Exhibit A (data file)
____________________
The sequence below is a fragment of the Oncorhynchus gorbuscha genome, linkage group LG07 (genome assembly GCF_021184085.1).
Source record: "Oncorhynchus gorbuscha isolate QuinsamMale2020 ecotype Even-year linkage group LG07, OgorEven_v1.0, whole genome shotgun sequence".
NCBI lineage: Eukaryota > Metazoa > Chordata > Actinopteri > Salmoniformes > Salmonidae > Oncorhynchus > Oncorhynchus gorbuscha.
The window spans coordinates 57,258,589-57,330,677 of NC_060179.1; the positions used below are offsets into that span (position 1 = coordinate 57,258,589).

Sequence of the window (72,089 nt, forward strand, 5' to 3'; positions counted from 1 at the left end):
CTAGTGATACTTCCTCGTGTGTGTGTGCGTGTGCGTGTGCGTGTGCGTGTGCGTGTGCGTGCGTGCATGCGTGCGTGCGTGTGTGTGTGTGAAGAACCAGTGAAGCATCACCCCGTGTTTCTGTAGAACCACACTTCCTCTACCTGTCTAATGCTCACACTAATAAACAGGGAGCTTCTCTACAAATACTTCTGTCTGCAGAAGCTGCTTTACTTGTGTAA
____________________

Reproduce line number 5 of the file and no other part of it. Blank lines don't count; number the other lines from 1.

Sequence of the window (72,089 nt, forward strand, 5' to 3'; positions counted from 1 at the left end):